# transposition 
        li_Z_in_layer[0] = li_Z_in_layer[0].T
        #te=time.perf_counter(); t_batch = te - ts;
        #print("\nti - transposed inputbatch =", t_batch)
        # Step 2: Call forward propagation method for the present mini-batch of training records
        # *******
n        #tsa = time.perf_counter() 
        self._fw_propagation(li_Z_in = li_Z_in_layer, li_A_out = li_A_out_layer) 
        #tea = time.perf_counter(); ta = tea - tsa;  print("ta - FW-propagation", "%10.8f"%ta)
        # Step 3: Cost calculation for the mini-batch 
        # ********
        #tsb = time.perf_counter() 
        ay_y_enc = self._ay_onehot[:, ay_idx_batch]
        ay_ANN_out = li_A_out_layer[self._n_total_layers-1]
        total_costs_batch, rel_reg_contrib = self._calculate_loss_for_batch(ay_y_enc, ay_ANN_out, b_print = False)
        # we add the present cost value to the numpy array 
        self._ay_costs[num_epoch, num_batch]            = total_costs_batch
        self._ay_reg_cost_contrib[num_epoch, num_batch] = rel_reg_contrib
        #teb = time.perf_counter(); tb = teb - tsb; print("tb - cost calculation", "%10.8f"%tb)
        # Step 4: Avg-error for later plotting 
        # ********
        #tsc = time.perf_counter() 
        # mean "error" values - averaged over all nodes at outermost layer and all data sets of a mini-batch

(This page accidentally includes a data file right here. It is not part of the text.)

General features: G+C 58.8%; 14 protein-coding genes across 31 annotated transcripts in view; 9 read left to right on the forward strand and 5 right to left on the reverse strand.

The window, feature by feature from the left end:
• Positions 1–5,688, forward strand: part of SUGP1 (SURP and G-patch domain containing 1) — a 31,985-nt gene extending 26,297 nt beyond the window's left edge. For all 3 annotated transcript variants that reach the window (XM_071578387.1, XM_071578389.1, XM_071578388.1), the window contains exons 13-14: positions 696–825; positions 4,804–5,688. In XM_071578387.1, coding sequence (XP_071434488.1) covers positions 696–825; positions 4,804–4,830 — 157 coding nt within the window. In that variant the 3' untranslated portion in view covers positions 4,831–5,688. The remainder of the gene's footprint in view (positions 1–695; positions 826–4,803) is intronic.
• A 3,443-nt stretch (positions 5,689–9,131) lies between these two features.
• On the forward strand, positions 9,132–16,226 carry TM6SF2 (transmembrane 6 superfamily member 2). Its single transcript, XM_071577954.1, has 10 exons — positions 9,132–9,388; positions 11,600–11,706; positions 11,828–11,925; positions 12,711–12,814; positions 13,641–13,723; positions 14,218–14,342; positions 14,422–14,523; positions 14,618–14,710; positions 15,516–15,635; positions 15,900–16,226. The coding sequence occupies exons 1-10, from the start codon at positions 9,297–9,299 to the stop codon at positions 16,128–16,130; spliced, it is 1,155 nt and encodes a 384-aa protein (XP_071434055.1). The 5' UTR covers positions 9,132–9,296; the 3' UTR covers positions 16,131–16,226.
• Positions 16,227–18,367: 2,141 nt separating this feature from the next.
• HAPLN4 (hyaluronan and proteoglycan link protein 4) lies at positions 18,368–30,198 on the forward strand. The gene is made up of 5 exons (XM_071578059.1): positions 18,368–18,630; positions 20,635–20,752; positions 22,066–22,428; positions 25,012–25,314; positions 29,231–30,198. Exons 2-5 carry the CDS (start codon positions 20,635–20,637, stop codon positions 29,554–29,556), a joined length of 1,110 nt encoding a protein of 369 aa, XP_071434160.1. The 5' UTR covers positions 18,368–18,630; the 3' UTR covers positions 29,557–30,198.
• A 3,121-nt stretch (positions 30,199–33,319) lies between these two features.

ay_theta_out = ay_y_enc - ay_ANN_out
        ay_theta_avg = np.average(np.abs(ay_theta_out)) 
        self._ay_theta[num_epoch, num_batch] = ay_theta_avg 
        #tec = time.perf_counter(); tc = tec - tsc; print("tc - error", "%10.8f"%tc)
        # Step 5: Perform gradient calculation via back propagation of errors
        # ******* 
        #tsd = time.perf_counter() 
        self._bw_propagation( ay_y_enc = ay_y_enc, 
                              li_Z_in = li_Z_in_layer, 
                              li_A_out = li_A_out_layer, 
                              li_delta_out = li_delta_out, 
                              li_delta = li_delta_layer,
                              li_D = li_D_layer, 
                              li_grad = li_grad_layer, 
                              b_print = b_print,
                              b_internal_timing = False 
        #ted = time.perf_counter(); td = ted - tsd; print("td - BW propagation", "%10.8f"%td)